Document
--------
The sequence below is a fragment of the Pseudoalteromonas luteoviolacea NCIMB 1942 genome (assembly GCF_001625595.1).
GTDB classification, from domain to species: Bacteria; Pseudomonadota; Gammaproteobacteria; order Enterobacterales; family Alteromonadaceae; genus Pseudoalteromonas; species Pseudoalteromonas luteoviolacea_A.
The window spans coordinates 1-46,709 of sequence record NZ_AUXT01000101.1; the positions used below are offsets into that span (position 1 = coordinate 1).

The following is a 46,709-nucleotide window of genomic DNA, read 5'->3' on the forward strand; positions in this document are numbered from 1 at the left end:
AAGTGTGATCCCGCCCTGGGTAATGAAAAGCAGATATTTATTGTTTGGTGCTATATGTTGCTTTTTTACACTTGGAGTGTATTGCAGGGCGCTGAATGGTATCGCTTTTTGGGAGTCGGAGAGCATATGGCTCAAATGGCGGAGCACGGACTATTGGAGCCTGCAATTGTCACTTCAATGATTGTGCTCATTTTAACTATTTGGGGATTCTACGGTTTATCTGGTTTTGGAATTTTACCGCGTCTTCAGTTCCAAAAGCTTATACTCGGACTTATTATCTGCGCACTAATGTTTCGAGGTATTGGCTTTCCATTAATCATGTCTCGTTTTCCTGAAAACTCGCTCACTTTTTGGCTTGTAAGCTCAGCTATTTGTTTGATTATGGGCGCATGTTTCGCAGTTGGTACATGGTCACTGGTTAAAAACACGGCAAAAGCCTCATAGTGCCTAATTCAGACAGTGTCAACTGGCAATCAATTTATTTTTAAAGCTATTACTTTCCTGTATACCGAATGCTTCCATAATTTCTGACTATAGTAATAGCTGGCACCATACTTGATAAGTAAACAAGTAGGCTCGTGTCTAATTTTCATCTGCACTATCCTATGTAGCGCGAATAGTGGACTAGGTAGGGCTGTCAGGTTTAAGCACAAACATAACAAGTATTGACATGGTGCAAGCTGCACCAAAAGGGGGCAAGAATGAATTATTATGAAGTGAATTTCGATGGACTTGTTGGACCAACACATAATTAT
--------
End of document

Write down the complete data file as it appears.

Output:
The sequence below is a fragment of the Pseudoalteromonas luteoviolacea NCIMB 1942 genome (assembly GCF_001625595.1).
GTDB classification, from domain to species: Bacteria; Pseudomonadota; Gammaproteobacteria; order Enterobacterales; family Alteromonadaceae; genus Pseudoalteromonas; species Pseudoalteromonas luteoviolacea_A.
The window spans coordinates 1-46,709 of sequence record NZ_AUXT01000101.1; the positions used below are offsets into that span (position 1 = coordinate 1).

The following is a 46,709-nucleotide window of genomic DNA, read 5'->3' on the forward strand; positions in this document are numbered from 1 at the left end:
AAGTGTGATCCCGCCCTGGGTAATGAAAAGCAGATATTTATTGTTTGGTGCTATATGTTGCTTTTTTACACTTGGAGTGTATTGCAGGGCGCTGAATGGTATCGCTTTTTGGGAGTCGGAGAGCATATGGCTCAAATGGCGGAGCACGGACTATTGGAGCCTGCAATTGTCACTTCAATGATTGTGCTCATTTTAACTATTTGGGGATTCTACGGTTTATCTGGTTTTGGAATTTTACCGCGTCTTCAGTTCCAAAAGCTTATACTCGGACTTATTATCTGCGCACTAATGTTTCGAGGTATTGGCTTTCCATTAATCATGTCTCGTTTTCCTGAAAACTCGCTCACTTTTTGGCTTGTAAGCTCAGCTATTTGTTTGATTATGGGCGCATGTTTCGCAGTTGGTACATGGTCACTGGTTAAAAACACGGCAAAAGCCTCATAGTGCCTAATTCAGACAGTGTCAACTGGCAATCAATTTATTTTTAAAGCTATTACTTTCCTGTATACCGAATGCTTCCATAATTTCTGACTATAGTAATAGCTGGCACCATACTTGATAAGTAAACAAGTAGGCTCGTGTCTAATTTTCATCTGCACTATCCTATGTAGCGCGAATAGTGGACTAGGTAGGGCTGTCAGGTTTAAGCACAAACATAACAAGTATTGACATGGTGCAAGCTGCACCAAAAGGGGGCAAGAATGAATTATTATGAAGTGAATTTCGATGGACTTGTTGGACCAACACATAATTAT